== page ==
Country risk perceptions and responses towards private-sector investments in renewable energy (re) in Sub-Saharan African countries: A comparative study of Tanzania and South Africa

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dc.contributor.author Ndunguru, Benedict Henry
dc.date.accessioned 2019-03-15T08:36:23Z
dc.date.available 2019-03-15T08:36:23Z
dc.date.issued 2018
dc.identifier.uri https://hdl.handle.net/10539/26575
dc.description A research report submitted to the Faculty of Engineering and the Built Environment, University of the Witwatersrand, in partial fulfilment of the requirements for the degree of Masters of Architecture in Sustainable and Energy Efficient Cities. Johannesburg, 2018 en_ZA
dc.description.abstract The sub-Saharan Africa (SSA) region possesses immense magnitudes of renewable energy (RE) resources, while at the same time suffering from low electrification rates. Faced with inadequacy of public-sector funding for scaling-up electrification, the respective governments face the daunting challenge of facilitating private-sector investor-participation in the sector. As a methodological strategy, the study hypothesised that sovereign credit ratings influence the level of participation of private sector investors in the SSA region and its countries. Based on a comparative case study method and a qualitative study approach (with primary data collected through interviews and secondary data captured from relevant national policies and sovereign credit risk reports), the study argues that the sovereign ratings and disjuncture in public sector responses to prevailing risk perceptions contribute to the varying RE-investment levels in the case study countries of Tanzania and South Africa. The study finds that sovereign credit-risk ratings by “cartel-like”, west-based credit-rating agencies influence country-risk perceptions of private-sector investors and consequently the level of RE-investments in SSA. The study also finds that country policy responses and compliance towards mitigation of private-sector investment risks are relatively weak in Tanzania compared to South Africa. The study substantiates on this finding through a comparison of the relatively low level of RE-investment in Tanzania compared to that of South Africa in reference to their respective country-risk profiles. As market opportunities are greater in Tanzania, differences in the risk perception profiles is argued to be the factor that primarily accounts for their contrasting level of RE-investments. The study therefore finds that high-risk perceived SSA countries are not systematically pursuing more convincing commitments to governance and policy certainty in order to improve on their private-sector risk-perception profiles especially as administered by risk rating agencies. Existing studies argue that such alignment could be deemed as detrimental to political autonomy as commonly argued by the region’s political regimes as well as political analysts, who often associate such ratings as hidden manipulations aimed at deepening the strangle-hold of neo-colonialism. It is therefore critical to extend the findings of this study on this persistent concern of SSA governments in order to expedite the unlocking of private-sector participation in RE-investment opportunities in the region which would in turn improve on the prevailing low electrification rates. en_ZA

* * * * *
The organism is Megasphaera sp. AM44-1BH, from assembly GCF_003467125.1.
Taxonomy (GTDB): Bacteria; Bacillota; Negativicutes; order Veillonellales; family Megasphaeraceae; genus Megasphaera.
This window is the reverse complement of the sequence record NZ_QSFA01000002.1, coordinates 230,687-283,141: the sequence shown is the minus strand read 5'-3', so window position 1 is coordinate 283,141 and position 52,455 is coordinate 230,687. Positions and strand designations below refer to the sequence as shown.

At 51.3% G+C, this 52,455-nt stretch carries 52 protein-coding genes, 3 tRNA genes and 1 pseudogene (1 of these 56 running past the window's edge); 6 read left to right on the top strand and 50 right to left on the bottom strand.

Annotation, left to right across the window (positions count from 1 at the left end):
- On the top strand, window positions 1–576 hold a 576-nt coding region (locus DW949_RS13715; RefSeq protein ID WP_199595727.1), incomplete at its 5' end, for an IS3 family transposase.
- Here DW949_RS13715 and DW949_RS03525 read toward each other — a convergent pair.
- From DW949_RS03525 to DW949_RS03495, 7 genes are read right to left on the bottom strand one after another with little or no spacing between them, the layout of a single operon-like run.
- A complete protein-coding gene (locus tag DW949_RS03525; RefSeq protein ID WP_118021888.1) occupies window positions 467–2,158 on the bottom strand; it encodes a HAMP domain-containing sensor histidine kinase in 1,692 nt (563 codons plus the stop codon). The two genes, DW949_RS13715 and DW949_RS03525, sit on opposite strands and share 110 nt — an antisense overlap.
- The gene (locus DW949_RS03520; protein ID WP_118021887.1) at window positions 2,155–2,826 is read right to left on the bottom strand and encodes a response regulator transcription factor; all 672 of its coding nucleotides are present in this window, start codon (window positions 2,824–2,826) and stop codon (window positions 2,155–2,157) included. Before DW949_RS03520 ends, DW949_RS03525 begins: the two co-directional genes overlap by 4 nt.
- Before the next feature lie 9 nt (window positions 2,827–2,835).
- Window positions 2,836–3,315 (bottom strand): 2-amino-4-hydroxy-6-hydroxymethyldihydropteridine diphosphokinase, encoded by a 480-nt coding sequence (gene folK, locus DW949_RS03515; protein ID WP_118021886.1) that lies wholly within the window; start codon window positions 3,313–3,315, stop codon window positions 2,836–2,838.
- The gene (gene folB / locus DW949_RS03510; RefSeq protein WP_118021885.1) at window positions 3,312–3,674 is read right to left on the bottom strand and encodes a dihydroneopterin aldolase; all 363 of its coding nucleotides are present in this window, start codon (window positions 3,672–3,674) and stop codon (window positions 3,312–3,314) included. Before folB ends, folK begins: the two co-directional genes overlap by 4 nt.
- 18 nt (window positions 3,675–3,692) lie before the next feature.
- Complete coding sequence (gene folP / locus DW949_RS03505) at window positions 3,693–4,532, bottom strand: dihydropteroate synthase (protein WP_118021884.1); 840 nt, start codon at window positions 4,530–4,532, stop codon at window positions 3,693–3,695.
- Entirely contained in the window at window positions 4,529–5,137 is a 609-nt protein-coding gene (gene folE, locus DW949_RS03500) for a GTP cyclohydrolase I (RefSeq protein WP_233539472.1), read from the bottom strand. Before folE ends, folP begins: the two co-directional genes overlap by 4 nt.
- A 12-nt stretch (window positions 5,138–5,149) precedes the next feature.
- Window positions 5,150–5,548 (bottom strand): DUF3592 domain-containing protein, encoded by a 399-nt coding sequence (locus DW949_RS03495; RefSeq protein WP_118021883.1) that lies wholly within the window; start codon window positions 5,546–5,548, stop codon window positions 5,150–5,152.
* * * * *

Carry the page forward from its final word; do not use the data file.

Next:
dc.language.iso en en_ZA
dc.title Country risk perceptions and responses towards private-sector investments in renewable energy (re) in Sub-Saharan African countries: A comparative study of Tanzania and South Africa en_ZA
dc.type Thesis en_ZA
dc.description.librarian E.R. 2019 en_ZA


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